USC Asia Architecture & Urbanism Study Abroad Program

Have you seen outside your lens?

The most dreadful experience at a museum is to go through the exhibit on a conveyor belt of sorts.  You get pushed through by those around you shift from one exhibit to the next.  But what if instead of looking at each of those displays you saw it through your camera lens?  At the Suzhou museum I witness such a phenomenon.  People held their phones up to each display, never looking at the actual display but waiting as the image loaded on their phone’s screen.  Snap.  Move to next exhibited item.

I guess I can understand this kind of behavior for the exhibition of cultural relics.  Because to some end they all have the same purpose as far as artwork goes, and it’s really the individual craft that makes each piece unique.  But not for paintings, not for art that an understanding of theory is needed to truly appreciate what’s there.  Those attending a guided tour seem bored once they have taken their pictures and don’t seem to be listening anymore.

Imagine my surprise when the contemporary art section consists of paintings of western America?   To my even greater surprise, an old favorite of mine was there- a painting I remember vividly as an 8 year old, one I have gone back to see every time I am in San Diego.  I remember as a child thinking how the girl in the painting looked like me and somehow seemed to embody how I felt.  Every time I’ve visited that painting I thought how the girl and I still had so much in common yet how much I’ve changed since the last time I saw it. I beeline for the art piece, surprised by its presence thousands of miles away from our home, suddenly six Chinese people are around me taking pictures of it deciding if someone is rushing to one in particular it must be better for some reason.  I step back and watch how people observe this painting, how they interact.  No one stops longer than to take a picture.  They quickly move on to the neighboring art piece of a California wilderness at early sunset. Snap. Move to next painting.

How curious.  How do these people, who aren’t even reading the vague information plaques, relate to Americana?  What a curious choice of Americana to be represented in Suzhou, a small outlier of Shanghai.

This incident makes me think of the last time I went to a jazz club back in Los Angeles.  Just as the band warms up, a group of Chinese tourists sit at the table next to me.  I can tell they’re speaking Cantonese, and they have those multi-pocketed, safari-like vests on. Every one of them has huge SLR cameras around their necks.  They immediately start taking pictures, every few minutes they compare pictures.  Then a second round of intense clicking ensues.  By about the fourth round, their picture contest apparently done, they look incredibly bored.  But the band has just reached its peak, how could they be bored now?  Shortly after they left the jazz club.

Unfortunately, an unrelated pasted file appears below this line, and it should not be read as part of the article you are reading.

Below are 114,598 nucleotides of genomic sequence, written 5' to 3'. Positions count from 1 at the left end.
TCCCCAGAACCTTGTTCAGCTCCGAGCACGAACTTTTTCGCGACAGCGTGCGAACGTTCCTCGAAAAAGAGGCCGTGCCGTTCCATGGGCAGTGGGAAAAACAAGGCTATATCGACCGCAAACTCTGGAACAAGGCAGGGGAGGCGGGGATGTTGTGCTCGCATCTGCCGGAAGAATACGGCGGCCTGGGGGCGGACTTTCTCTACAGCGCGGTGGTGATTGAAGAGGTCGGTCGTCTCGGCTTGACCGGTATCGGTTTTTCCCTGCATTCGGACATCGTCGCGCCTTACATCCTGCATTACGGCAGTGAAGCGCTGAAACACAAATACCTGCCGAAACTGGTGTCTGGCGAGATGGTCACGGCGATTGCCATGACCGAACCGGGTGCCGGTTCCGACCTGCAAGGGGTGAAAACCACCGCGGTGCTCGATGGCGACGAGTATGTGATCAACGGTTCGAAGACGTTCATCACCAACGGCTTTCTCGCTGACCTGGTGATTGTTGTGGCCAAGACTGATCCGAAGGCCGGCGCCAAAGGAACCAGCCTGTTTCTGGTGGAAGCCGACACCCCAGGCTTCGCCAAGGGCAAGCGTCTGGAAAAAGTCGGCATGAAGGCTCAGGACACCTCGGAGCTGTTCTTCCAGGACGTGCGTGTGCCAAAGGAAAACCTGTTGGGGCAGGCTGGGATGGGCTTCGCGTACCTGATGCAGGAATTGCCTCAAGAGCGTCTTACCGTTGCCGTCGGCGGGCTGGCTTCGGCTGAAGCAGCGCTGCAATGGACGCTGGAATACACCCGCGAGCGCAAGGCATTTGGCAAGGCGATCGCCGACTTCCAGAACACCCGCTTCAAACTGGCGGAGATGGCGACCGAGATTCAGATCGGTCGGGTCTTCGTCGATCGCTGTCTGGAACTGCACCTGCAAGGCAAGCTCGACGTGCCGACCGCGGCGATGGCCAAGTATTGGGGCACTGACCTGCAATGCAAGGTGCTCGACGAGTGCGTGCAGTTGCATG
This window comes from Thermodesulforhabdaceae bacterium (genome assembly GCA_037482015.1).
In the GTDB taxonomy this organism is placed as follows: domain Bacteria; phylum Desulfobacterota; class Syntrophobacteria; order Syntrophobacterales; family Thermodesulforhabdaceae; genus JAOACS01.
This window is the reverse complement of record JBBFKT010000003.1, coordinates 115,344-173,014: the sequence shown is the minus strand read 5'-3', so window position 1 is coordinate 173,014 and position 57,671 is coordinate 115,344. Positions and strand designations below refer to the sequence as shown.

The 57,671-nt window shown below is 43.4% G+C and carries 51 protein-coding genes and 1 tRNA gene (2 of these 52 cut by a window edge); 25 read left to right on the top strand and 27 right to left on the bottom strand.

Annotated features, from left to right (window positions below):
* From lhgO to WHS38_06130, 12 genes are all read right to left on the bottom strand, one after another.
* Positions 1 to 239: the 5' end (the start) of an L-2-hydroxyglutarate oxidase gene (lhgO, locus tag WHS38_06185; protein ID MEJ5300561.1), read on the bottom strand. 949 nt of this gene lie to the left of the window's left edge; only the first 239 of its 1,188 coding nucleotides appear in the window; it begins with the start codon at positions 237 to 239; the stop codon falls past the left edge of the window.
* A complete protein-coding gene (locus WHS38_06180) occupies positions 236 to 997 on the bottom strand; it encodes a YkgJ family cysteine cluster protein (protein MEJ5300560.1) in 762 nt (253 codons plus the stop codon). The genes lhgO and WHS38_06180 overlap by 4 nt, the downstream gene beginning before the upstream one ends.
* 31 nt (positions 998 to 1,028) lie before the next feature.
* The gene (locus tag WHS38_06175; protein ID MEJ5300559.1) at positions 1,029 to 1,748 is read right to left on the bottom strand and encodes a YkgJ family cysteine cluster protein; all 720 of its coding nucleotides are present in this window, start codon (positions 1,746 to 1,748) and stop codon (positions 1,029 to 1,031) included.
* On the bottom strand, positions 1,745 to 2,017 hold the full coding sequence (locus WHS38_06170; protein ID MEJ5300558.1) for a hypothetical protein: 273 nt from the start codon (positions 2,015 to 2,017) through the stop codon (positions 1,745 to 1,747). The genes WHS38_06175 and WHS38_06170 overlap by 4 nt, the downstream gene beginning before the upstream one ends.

What conclusion am I left to draw?  It seems that there is no value in what these people are taking pictures of.  Instead the value lies in what they saw, or more precisely evidence that they were there.  Proof becomes the commodity, not the experience of an event or anything one can learn from that experience.   This proof is the copy, and the camera lens the instrument of simulation.  Who cares that they were in the presence of the original, what is more important is that they were there, and this simulation becomes more valuable because it indicates their interaction with the original.  The significance of these pictures could not be farther removed from the artwork’s original function or meaning.  However the pictures are important in ways the original works could never hope to be.  Not because it is like the real thing, it is only a picture.  This is much like the idea of architectural conservation instead of preservation.  It doesn’t matter if the building looks the same as it originally did, or embodies the feel it originally did, what is significant is the demarcation of importance.  They are honoring these things, these pieces of art, the jazz performance by taking pictures; by doing so they are marking the event as important.





Filed under: China

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AAU FALL 2013:

University of Southern California
School of Architecture
Asia Architecture and Urbanism
Study Abroad Program

Andrew Liang
Bu Bing
Steven Chen
Yo-Ichiro Hakomori
Andrew Liang
Yuyang Liu
Neville Mars
Academic Contributors:
Thomas Chow, SURV
Bert de Muynck, Movingcities.org
Manying Hu, SZGDADRI, ITDP, Guangzhou
Clare Jacobson, Design Writer, Editor, Curator
Laurence Liauw, SPADA, Hong Kong
Mary Ann O'Donnell, Shenzhen Noted, Fat Bird, Shenzhen
Paul Tang, Verse, Shanghai
Li Xiangning, Tongji University, Shanghai
Daniel Aguilar
Hong Au
Michael den Hartog
Caroline Duncan
Nefer Fernandez
Christian Gomez
Isabelle Hong
Jin Hong Kim
Ashley Louie
Javier Meier
Paula Narvaez
Ashlyn Okimoto
Tamar Partamian
Samuel Rampy
Luis Villanueva
Krista Won
Tiffany Wu

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